From the late 1950s, watch manufacturers began to compete fiercely in the development of high-precision watches, pitting their products against each other in competitions held by observatories in Switzerland to judge timepiece precision. To increase precision, they had to increase the oscillation frequency of the balance wheel, which required a strong mainspring. But since the speed of the gears would also be increased, this would lead to increased wear. Watch manufacturers made various developments such as powerful mainsprings, durable hairsprings, lubricants that would not easily be spattered about by fast-moving gears, and high-precision components that could run smoothly with very little power. Around the beginning of the 1960s, 8-beat watches became widespread on the market. With this and the needs of the time, such as railway developments and advanced factory production management, the competition in precision became even more fierce.
Amidst this fierce competition, in 1966 the Swiss company Girard-Perregaux launched the world’s first mass-produced 10-beat wristwatch. Following this, Seiko launched its own 10-beat wristwatches: the Lord Marvel 36000 in 1967, and the Grand Seiko V.F.A in 1969. Up to 1970, 10-beat watches from all of the various watch manufacturers entered the market. However, the watch industry’s pursuit of high precision did not remain limited to mechanical watches, and a furious competition commenced in the development of electronic wristwatches. The launch of the Hamilton Electric Watch, a battery-powered watch that operated with a balance wheel, in 1957 by the Hamilton Watch Company in America and the launch of the Accutron tuning fork watch in 1960 by Bulova sent shockwaves through the timepiece industry around the world. Bulova’s tuning fork watch vibrated at 360 Hz and was accurate to within two seconds per day, but the pursuit of even higher precision led to the age of quartz watches.
Development of quartz timepieces
A quartz timepiece is one that utilizes a quartz crystal’s property of oscillating at a precise frequency when a voltage is applied to it. The quartz clock was invented in America by Warren Marrison (1896 - 1980) in 1927. In 1937, Issac Koga (1899 - 1982) developed Japan’s first quartz clock. By using the precise vibration frequency of a quartz oscillator as the standard for keeping time, in place of the conventional pendulum or balance wheel, the precision of timepieces increased dramatically.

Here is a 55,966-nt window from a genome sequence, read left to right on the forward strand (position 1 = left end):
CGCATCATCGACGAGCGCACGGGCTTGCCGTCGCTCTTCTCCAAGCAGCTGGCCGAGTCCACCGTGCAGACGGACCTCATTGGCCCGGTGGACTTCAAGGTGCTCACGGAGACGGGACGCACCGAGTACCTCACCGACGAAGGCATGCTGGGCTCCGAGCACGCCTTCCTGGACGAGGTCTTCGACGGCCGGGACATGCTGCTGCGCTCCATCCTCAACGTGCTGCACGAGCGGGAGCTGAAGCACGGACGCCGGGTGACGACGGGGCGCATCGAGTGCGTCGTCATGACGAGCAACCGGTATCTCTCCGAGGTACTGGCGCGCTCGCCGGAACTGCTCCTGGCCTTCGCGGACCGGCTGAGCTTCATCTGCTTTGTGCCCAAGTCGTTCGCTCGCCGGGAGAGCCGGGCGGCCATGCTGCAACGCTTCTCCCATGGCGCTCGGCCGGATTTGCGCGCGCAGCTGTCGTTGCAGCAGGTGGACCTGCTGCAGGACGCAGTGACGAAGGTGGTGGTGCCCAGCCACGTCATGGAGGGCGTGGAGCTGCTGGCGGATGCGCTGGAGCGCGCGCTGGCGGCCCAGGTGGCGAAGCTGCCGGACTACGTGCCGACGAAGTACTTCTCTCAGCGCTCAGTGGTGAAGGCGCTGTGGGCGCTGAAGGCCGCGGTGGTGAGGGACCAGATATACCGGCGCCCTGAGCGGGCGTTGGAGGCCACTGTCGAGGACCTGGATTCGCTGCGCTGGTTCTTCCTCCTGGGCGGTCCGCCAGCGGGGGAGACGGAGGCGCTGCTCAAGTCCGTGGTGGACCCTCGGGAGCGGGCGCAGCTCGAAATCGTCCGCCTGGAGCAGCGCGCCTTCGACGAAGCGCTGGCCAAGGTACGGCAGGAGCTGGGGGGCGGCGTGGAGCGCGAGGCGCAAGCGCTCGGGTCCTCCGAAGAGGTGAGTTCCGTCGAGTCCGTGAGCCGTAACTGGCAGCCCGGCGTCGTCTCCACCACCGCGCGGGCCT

Seiko undertook the miniaturization and practical application of quartz timepieces. In 1958 Seiko developed a quartz clock for use in broadcasting stations, which was implemented in 1959, but it was about the size of a large locker. To create a quartz watch, Seiko would need to reduce the size to 1/300,000 the size of this clock. In the same year, Seiko conducted a research project into various types of timepieces, such as balance wheels, tuning forks, and quartz mechanisms. Although they would be the most difficult of all to develop, Seiko determined that quartz timepieces, having the highest precision, were the technology of the future, and focused its efforts in that direction.
In 1960, Seiko resolved to become the official timer for the 1964 Tokyo Olympics and began in earnest to develop a tabletop quartz timer for use in the Olympics. The first model of a tabletop clock was completed in 1962. Seiko continued to make improvements, and in 1964 it launched the Crystal Chronometer, which was used as the primary clock of the Tokyo Olympics. Seiko completed prototypes for a pocket watch in 1966 and a wristwatch in 1967. A policy was soon laid out to achieve commercialization before the end of the decade, and development rapidly accelerated.
The world’s first quartz wristwatch emerges
On December 25, 1969, Seiko launched the world’s first quartz wristwatch—the Seiko Quartz Astron 35SQ. The price was 450,000 yen, around the same price as some of the popular cars of the time. At a time when accuracy of anywhere from a few seconds to a few dozen seconds per day was considered normal for high-precision mechanical wristwatches, accuracy of just ±0.2 seconds per day and accuracy of just ±5 seconds per month was astounding.
By releasing the technology, it had patented through its research, Seiko sparked a dramatic popularization of quartz wristwatches. The miniature, low-power-consumption, shock-resistant tuning-fork type quartz oscillator, the one-second ticking motion of the second hand to save power, the open-type stepping motor that enabled space-saving arrangement of the coil, stator, and rotor; the utilization of these technologies in Seiko’s watches made them the global standard. Although the Quartz Astron contained a quartz oscillator with a vibration frequency of 8,192 Hz, a frequency of 32,768 Hz became the standard for later quartz timepieces.
Seiko’s great achievement has been recognized by the IEEE (Institute of Electrical and Electronics Engineers) in the US, which has awarded the company both the Corporate Innovation Recognition Award in 2002 and a Milestone Award in 2004. The Quartz Astron is on permanent display at the Smithsonian Institution, and in 2014 it was recognized as a Mechanical Engineering Heritage in Japan. In fiscal year 2018 the Astron was registered as an Essential Historical Material for Science and Technology (also known as “Future Technology Heritage”) by Japan’s National Museum of Nature and Science.